• The account running the database instance (say OSUser4Oracle) may set an environment variable within its login profile specifying the ORACLE_HOME path (including the symbolic link) which was used to start the database instance. To test this setting, the following command should display the correct ORACLE_HOME path:
    su -OSUser4Oracle -c "echo \$ORACLE_HOME"
    Tip: If this environment variable is set for any account on the database server, it is applied to all database instances started by the same account on this server. Any mismatch between the (non-empty) environment variable, and the actual path used to start any of these database instances, prevents the collection of database inventory from the mismatched instance by the locally-installed inventory component (ndtrack). Conversely, you can prevent the environment variable option being used for all accounts on the target Oracle server by setting the UserDefinedOracleHome preference (details of this preference are included in Gathering FlexNet Inventory.
When either (or both) of these approaches is (or are) implemented, the database instance can be inventoried, and it appears in this list following the next scheduled inventory collection, import, and full compliance calculation.

Available actions

You can perform the following actions on this page:
  • Search for an inventory device with Oracle Database installation: use the search field (top right above the listing) to enter part of either a server name or a database instance name, and hit Enter/Return (or click the magnifying glass to the left of the search field). If the text you entered is matched in either field, the record(s) of server and instance are listed. For more information about using lists, filters, and other UI options, see the topics under Using Lists in IT Asset Management.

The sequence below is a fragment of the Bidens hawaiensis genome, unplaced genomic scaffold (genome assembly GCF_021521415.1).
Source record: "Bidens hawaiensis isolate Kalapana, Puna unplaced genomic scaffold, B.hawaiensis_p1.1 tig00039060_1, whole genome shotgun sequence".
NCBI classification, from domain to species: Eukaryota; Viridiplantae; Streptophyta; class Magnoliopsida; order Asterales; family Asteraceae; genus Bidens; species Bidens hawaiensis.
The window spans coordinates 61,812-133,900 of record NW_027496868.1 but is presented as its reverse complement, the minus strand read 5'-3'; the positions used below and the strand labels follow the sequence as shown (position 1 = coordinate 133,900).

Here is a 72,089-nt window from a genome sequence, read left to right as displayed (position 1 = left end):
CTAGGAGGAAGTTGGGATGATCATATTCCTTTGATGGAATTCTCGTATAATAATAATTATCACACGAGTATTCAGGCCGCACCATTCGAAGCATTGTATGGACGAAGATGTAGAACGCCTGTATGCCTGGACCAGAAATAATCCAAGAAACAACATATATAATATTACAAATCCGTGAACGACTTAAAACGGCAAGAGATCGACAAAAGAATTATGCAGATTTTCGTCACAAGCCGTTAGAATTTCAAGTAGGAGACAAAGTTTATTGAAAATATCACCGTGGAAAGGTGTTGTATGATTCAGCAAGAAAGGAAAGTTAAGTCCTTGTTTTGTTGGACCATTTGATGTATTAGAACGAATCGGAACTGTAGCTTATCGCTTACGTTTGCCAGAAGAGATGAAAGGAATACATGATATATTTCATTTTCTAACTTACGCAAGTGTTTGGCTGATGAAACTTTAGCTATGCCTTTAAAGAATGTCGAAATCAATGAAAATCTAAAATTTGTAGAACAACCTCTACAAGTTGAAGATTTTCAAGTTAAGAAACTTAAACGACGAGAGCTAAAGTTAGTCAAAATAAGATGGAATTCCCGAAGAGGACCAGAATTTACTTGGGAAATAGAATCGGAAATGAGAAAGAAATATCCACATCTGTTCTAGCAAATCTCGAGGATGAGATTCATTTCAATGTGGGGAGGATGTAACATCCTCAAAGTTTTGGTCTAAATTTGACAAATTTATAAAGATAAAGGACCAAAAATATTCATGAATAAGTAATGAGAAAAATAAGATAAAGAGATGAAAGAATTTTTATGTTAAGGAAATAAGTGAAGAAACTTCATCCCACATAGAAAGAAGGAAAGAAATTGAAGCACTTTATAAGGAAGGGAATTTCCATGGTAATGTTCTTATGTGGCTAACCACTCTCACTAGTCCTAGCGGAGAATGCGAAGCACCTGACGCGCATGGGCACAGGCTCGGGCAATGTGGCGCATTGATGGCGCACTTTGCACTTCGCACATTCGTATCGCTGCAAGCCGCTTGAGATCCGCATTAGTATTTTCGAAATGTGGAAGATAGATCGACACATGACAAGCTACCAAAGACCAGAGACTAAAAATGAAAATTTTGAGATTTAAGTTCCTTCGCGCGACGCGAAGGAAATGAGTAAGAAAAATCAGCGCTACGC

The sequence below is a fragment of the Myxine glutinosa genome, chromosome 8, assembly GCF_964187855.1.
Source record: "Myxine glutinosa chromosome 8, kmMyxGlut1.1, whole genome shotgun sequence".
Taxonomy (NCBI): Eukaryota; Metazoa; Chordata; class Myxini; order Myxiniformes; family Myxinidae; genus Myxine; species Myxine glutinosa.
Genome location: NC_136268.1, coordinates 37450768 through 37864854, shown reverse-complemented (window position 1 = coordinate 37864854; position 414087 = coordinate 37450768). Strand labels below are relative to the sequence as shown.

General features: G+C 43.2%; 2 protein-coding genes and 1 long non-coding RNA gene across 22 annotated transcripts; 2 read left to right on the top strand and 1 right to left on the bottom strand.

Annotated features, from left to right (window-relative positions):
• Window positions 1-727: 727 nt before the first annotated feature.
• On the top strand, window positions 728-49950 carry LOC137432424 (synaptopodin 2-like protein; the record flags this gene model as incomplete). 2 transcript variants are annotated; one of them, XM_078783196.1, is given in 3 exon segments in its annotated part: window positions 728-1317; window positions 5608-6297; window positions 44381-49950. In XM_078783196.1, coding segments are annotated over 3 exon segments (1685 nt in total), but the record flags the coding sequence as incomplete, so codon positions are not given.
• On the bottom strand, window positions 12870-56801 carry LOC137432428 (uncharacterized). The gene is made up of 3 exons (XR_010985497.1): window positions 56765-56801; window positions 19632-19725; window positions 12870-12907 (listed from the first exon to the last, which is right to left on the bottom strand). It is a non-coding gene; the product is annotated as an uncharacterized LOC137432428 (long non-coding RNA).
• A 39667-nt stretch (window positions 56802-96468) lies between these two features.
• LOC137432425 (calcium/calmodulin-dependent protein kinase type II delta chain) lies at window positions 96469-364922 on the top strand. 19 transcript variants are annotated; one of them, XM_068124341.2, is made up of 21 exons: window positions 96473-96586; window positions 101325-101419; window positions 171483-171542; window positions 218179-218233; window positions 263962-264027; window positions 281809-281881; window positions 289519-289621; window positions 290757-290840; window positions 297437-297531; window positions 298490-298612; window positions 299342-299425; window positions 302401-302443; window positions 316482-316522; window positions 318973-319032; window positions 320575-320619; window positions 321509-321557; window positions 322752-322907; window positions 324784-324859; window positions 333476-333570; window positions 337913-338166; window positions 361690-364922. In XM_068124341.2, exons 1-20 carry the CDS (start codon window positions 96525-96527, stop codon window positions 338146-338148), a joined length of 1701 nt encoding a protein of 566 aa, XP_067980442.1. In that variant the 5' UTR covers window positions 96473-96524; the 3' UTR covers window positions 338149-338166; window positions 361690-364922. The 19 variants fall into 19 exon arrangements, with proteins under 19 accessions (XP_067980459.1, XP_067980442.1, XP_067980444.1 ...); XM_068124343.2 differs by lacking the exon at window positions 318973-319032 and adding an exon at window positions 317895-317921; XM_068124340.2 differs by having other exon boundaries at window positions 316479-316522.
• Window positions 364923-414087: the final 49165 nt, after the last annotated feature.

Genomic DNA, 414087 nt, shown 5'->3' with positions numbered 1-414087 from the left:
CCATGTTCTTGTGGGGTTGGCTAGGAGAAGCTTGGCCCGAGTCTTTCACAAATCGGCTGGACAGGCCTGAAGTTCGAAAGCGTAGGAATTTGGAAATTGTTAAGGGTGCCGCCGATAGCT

• View or change the properties of an inventory device: Ctrl-click the Oracle server name. See Inventory Device Properties.
  • View or change the properties of an Oracle instance: either Ctrl-click the name in the Instance column, or select the row and click Open. See Oracle Instance Properties.
  • Download a GLAS archive to complete for Oracle, provided that you have adequate permission. Scroll down in this topic for details.
  • Create a management view: The Save view as feature of IT Asset Management enables you to create customized management views of a page by saving the applied user interface settings. For more information, see Creating Saved Views.

Available properties

The following properties (listed alphabetically) are available for display (remember to check the column chooser).

Table 1. Properties listed on the Oracle Instances page:
Property Description
Audit evidence
Indicates whether or not the GLAS audit evidence data has been collected for each Oracle database instance.
Tip: The name of the Oracle instance is amongst the data collected as part of inventory. Therefore, when the Audit evidence value for a row is No, the correct name of the database instance is not yet available, and the Instance value displayed is the Oracle Database (including version and edition) or Oracle option found in discovery or perhaps from Oracle Enterprise Manager (through the OEM adapter). This value is automatically updated when the full inventory evidence becomes available.
Device role

The role assigned to the inventory device, such as Development, Test, and Production. Device roles (where permitted by the product use rights on a license) can exempt devices from consuming entitlements on a license to which they are (and remain) attached. For example, some license agreements may grant an exemption for devices used exclusively for testing. For more details, see Allocations and Exemptions.

This may be helpful, for example, for filtering out database instances on 'cold' backup devices, or test systems.

Hosted in
Shows whether the Oracle Database is on-premises (the default, meaning the device is within your enterprise), or in a cloud operated by a particular service provider. Values may include:
  • On-premises when the Oracle Database instance is known to be running within your enterprise (for example, in your own data center)